Tuesday, March 3, 2009

off the beaten path: bistro 33

restaurants are a dime a dozen in NYC, it's almost too easy to get a good meal. but there's a catch; this type of over exposure breeds complacent diners, and complacent diners breed mediocre restaurants. BREAK THE CYCLE - venture off the beaten path. discover a hidden treasure, enjoy its muted charm and esoteric allure. what you find might surprise you.

my girlfriend and i spent this past valentine's day at bistro 33, a franco-jap fusion locale just off of 21st street in astoria, queens.

bistro 33
19-33 Ditmars Boulevard
Astoria, NY
, 11105

they offered a 4-course tasting menu with wine pairings as a valentine's day special. the tasting menu both failed and triumphed, however, bistro 33 earned high enough marks to remain on the off the beaten path radar; i'd love to try their regular menu.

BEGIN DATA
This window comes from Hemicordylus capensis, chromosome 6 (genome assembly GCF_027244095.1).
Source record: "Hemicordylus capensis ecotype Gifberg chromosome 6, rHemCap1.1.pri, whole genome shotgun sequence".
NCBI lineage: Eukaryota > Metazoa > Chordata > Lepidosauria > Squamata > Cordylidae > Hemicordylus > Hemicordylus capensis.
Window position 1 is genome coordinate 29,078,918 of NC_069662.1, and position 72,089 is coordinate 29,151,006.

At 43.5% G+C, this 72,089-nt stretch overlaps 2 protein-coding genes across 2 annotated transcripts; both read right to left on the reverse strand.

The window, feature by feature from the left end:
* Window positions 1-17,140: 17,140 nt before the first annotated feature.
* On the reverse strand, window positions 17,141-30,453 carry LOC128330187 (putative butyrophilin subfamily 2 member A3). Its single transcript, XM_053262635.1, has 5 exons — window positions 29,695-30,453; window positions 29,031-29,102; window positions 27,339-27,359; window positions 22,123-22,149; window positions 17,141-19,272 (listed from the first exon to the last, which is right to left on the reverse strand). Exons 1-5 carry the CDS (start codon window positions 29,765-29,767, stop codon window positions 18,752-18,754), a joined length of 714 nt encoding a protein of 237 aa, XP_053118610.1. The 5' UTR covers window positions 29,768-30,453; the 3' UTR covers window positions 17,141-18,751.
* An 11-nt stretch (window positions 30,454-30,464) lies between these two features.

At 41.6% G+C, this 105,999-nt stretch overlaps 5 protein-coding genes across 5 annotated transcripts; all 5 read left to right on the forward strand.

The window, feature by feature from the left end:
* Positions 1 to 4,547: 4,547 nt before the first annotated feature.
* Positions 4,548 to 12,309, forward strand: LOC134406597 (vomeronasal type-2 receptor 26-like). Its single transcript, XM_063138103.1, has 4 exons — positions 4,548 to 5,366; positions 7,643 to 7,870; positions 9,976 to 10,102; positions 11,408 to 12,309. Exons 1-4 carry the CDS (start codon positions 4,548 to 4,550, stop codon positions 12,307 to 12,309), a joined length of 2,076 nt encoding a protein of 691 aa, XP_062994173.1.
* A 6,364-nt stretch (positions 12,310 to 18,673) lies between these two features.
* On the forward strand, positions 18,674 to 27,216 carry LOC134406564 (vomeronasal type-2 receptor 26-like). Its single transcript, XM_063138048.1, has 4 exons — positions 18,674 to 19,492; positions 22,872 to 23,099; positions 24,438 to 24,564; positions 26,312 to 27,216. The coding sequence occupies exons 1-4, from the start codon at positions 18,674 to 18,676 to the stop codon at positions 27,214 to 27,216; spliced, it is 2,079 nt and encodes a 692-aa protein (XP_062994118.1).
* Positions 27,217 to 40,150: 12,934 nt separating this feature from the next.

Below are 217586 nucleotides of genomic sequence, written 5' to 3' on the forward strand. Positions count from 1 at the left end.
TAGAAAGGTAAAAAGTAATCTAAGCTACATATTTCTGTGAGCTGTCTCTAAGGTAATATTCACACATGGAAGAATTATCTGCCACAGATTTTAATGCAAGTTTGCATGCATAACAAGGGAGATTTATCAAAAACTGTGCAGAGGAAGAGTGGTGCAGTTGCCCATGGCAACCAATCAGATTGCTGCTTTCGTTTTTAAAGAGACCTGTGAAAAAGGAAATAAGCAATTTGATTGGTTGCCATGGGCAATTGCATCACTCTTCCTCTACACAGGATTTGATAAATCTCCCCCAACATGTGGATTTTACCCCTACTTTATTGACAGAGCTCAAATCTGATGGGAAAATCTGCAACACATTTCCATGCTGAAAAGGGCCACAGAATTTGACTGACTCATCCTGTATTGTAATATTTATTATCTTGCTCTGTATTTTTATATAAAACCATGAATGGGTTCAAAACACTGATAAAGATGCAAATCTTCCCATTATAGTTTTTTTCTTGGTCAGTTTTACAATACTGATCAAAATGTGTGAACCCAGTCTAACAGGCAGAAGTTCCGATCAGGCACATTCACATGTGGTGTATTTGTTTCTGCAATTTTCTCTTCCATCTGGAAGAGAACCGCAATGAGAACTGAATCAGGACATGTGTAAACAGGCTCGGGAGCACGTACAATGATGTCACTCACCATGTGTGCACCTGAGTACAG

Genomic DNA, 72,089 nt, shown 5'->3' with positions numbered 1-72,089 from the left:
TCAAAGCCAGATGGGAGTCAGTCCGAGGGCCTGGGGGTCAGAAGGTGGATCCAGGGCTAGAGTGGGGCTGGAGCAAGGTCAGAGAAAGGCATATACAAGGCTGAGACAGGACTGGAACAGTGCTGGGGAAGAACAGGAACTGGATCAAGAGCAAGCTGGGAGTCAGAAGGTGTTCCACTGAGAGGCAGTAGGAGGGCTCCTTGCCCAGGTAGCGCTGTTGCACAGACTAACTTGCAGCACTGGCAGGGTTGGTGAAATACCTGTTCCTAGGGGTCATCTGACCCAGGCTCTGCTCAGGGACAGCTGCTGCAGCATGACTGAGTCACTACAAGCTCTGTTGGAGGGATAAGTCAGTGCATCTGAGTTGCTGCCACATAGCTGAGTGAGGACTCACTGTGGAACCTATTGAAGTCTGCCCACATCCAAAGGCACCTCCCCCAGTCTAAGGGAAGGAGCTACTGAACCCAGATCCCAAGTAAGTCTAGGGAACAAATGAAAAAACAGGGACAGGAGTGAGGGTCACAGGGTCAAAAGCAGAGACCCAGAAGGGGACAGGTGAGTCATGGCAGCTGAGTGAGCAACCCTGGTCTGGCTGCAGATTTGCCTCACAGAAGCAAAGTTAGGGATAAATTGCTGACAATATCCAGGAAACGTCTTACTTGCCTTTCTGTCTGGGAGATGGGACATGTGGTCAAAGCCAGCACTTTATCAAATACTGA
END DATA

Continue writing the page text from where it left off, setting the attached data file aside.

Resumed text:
Buckwheat Risotto
King Trumpet Mushroom & Black Truffles

Paired with Cono Sur Sauvignon Blanc Casablanca Valley, Chile

an "interesting" dish, to say the least. risotto is a timeless italian classic; simple and to the point with no room for the ostetatious. of course, no up-and-coming chef can leave well enough alone, and as such, wild interpretations pop up on menus all over, and most are rather uncivilized. i won't mince words, the first two bites tasted like dirt - straight up, however, i suppose that's to be expected when you order any buckwheat dish. the trumpet mushrooms and black truffles further muddled this dishes already struggling, overly-earthy flavor profile. texture was this dishes only saving grace; it ranged from properly toothy to uniquely chewy, something i've never quite experienced.

traditional or well executed? - no. playful and overall enjoyable? - sure.

Lobster Ravioli
Stuffed with Maine lobster, fontina, piave, mozzarella cheese
Cognac cream sauce, tarragon oil
Paired with McWilliams Riesling New South Wales, Australia